We made it to Watson's Mill on the last day for the live wheat grinding demonstration by interpreters in period costume. Yes WHEAT. Oh.... That's complicated for a celiac. However, I'd met one of the mill's interpreters on Colonel By Day, and after talking to him about the setup we figured that we could safely visit as long as I wore a face mask and kept my distance from any really dusty areas.
We headed there immediately after church. As soon as we walked in the door we were impressed. Right away you are surrounded with the complete milling process. You've got grain moving up and down through a mechanical elevator system, the millstone spinning away grinding and the flour coming down through another elevator into the bags on the weigh scale. The miller was working away adjusting the millstone by adjusting the flow of water to the turbines below the building. Did you know they had turbines in 1860? Crazy! As we worked our way through the building we continued to be amazed by all the neat machinery, most of which was actually in operation. The use of wood was quite impressive for the time. Wooden gears, augers and contraptions to do all kinds of cleaning and separating of the grain. They don't have to clean and separate the grain anymore; it comes to the mill chaff and smut free! I was quite entertained to discover that smut is a type of fungus that can be mechanically removed with a smutter. I am easily amused...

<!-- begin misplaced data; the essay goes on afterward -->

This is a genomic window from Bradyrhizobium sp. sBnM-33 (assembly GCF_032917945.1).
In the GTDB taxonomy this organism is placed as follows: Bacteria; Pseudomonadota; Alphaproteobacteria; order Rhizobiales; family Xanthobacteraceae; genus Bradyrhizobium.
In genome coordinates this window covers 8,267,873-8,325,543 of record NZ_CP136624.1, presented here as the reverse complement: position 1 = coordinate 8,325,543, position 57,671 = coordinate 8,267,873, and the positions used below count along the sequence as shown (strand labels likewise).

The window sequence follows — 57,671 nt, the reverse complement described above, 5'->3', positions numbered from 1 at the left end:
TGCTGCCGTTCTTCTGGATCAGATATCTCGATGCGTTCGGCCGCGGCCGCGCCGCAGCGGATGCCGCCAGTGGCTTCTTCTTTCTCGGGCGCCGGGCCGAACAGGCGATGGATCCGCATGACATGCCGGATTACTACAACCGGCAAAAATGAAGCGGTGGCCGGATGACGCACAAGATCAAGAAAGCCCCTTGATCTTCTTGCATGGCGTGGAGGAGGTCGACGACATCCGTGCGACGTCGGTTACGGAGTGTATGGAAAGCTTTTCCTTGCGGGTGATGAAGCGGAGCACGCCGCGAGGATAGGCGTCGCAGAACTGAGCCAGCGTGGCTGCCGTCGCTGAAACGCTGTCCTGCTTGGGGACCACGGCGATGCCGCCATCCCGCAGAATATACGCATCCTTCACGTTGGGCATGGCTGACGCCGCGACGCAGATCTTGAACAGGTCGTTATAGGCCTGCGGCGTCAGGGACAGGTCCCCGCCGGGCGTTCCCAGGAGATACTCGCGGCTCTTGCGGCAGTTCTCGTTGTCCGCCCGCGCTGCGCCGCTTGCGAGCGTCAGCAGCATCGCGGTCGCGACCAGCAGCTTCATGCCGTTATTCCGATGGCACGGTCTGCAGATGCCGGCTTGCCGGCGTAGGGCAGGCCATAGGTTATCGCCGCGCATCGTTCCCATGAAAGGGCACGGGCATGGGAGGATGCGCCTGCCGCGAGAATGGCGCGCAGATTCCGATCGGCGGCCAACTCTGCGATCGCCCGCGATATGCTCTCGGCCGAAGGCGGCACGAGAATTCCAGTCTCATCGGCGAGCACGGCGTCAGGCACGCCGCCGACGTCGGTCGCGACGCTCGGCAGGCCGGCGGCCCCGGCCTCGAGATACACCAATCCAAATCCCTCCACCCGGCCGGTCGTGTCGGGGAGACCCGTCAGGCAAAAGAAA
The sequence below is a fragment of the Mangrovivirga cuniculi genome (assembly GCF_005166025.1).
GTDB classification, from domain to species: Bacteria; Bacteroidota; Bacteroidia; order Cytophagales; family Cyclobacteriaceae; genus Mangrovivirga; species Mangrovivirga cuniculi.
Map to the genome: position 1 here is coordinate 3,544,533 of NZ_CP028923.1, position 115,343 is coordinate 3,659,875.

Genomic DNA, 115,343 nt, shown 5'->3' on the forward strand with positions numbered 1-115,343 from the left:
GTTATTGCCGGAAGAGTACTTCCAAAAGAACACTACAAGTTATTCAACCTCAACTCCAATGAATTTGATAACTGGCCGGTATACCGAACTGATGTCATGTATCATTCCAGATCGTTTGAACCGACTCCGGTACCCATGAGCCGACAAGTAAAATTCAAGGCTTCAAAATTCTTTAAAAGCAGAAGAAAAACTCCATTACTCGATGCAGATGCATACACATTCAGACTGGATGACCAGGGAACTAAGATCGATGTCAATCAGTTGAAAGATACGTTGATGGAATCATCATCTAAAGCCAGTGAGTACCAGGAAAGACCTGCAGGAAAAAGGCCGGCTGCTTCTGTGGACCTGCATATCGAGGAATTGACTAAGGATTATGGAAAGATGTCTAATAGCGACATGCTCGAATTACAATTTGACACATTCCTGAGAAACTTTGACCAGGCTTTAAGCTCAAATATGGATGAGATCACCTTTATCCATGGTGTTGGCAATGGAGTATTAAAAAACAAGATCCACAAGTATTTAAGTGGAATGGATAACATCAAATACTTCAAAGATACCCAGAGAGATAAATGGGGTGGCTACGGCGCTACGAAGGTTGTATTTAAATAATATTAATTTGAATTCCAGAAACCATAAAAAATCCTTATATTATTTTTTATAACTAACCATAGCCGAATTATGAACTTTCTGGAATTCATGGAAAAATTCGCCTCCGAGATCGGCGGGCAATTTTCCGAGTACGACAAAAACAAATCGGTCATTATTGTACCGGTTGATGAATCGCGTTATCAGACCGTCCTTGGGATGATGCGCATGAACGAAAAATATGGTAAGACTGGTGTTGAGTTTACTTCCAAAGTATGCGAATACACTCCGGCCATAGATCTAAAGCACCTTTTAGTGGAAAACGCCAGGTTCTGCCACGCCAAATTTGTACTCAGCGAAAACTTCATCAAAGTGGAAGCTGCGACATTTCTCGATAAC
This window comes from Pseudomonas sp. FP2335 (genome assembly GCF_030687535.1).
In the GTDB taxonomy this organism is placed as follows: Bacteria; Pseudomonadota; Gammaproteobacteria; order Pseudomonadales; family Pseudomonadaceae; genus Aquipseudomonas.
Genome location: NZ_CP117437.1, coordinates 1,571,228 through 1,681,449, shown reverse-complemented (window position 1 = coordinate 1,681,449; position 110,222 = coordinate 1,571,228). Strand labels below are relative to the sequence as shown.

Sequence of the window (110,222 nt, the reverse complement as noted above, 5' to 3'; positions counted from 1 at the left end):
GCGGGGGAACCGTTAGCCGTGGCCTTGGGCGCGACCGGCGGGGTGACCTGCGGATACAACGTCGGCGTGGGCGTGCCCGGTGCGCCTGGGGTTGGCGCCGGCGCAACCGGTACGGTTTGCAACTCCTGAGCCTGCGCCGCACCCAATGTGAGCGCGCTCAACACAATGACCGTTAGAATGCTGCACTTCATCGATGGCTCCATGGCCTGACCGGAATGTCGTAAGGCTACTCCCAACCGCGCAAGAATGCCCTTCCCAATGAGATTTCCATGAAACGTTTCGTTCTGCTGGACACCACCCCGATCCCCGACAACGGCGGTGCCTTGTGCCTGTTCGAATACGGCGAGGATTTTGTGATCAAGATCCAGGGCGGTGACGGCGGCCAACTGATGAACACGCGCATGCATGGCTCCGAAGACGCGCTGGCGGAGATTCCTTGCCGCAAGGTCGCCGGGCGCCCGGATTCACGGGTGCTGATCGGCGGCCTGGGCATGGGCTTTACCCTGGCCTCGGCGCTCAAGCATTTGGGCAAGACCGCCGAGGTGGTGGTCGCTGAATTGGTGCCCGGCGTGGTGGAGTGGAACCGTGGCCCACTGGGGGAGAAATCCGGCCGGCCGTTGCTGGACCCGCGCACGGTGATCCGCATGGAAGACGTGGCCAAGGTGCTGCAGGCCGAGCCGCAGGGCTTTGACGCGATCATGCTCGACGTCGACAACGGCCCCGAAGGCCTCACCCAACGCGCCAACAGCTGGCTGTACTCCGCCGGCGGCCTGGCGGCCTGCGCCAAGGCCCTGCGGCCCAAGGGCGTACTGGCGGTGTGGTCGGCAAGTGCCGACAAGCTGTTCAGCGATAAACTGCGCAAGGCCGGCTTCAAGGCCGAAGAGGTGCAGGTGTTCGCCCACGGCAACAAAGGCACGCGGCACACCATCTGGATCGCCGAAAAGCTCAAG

We learned about the mill's ghost, felt the warmth and texture of the partially ground flour, and made friends with the local ducks. Okay, so Daddy and Auntie Janice felt the flour. Mommy declined and Elizabeth was too shy. We spoke at length to the chief miller who was extremely friendly and knowledgeable. He even stepped outside to talk to us in a "wheat-free environment"! It turns out that the wheat grain they use isn't currently local - there's apparently a big problem with a non-smut variety of fungus that has ruined wheat crops in Ottawa the last two years, so the mill has had to import their grain from the US.
We also learned that Manotick basically sprang up around the mill and the other local businesses that sprang up around it. Apparently the mill exported power via a steel cable across the river to the local bung factory. Bung - who knew?
There's no question that this is a somewhat questionable outing for celiacs - the flour was just pouring from the ceiling into bags. The bagging part of the mill had enough flour dust in the air that I wondered whether it wouldn't be a good idea for everyone to be wearing masks! (We didn't stay in that area long) But overall the mill is a wonderfully interesting place and Elizabeth enjoyed it. We had a great time, learned a lot and even made it out with some crazy cheap bread ($1.00 / loaf) baked locally using flour from the mill. If we'd discovered it earlier in the season I am sure we would have made several trips during the summer, especially since it is right around the corner from one of our regular berry picking farms. I'm sure we'll be back!